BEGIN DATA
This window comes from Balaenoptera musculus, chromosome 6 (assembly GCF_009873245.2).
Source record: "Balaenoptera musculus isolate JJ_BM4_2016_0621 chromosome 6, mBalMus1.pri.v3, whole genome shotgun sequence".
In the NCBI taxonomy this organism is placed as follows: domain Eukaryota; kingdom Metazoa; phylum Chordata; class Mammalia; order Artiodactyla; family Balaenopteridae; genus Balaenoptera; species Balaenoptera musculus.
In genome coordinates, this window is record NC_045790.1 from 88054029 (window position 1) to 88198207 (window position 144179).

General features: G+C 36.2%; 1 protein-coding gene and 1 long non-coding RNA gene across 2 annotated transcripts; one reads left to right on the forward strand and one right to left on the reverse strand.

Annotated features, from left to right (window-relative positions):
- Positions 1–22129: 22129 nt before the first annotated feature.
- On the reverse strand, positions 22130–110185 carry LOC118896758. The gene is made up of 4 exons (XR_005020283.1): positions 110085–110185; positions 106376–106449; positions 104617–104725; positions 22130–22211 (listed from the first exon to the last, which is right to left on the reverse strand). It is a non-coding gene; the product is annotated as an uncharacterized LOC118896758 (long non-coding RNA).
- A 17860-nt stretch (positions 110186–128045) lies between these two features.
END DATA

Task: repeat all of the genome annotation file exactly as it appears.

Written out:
This window comes from Balaenoptera musculus, chromosome 6 (assembly GCF_009873245.2).
Source record: "Balaenoptera musculus isolate JJ_BM4_2016_0621 chromosome 6, mBalMus1.pri.v3, whole genome shotgun sequence".
In the NCBI taxonomy this organism is placed as follows: domain Eukaryota; kingdom Metazoa; phylum Chordata; class Mammalia; order Artiodactyla; family Balaenopteridae; genus Balaenoptera; species Balaenoptera musculus.
In genome coordinates, this window is record NC_045790.1 from 88054029 (window position 1) to 88198207 (window position 144179).

General features: G+C 36.2%; 1 protein-coding gene and 1 long non-coding RNA gene across 2 annotated transcripts; one reads left to right on the forward strand and one right to left on the reverse strand.

Annotated features, from left to right (window-relative positions):
- Positions 1–22129: 22129 nt before the first annotated feature.
- On the reverse strand, positions 22130–110185 carry LOC118896758. The gene is made up of 4 exons (XR_005020283.1): positions 110085–110185; positions 106376–106449; positions 104617–104725; positions 22130–22211 (listed from the first exon to the last, which is right to left on the reverse strand). It is a non-coding gene; the product is annotated as an uncharacterized LOC118896758 (long non-coding RNA).
- A 17860-nt stretch (positions 110186–128045) lies between these two features.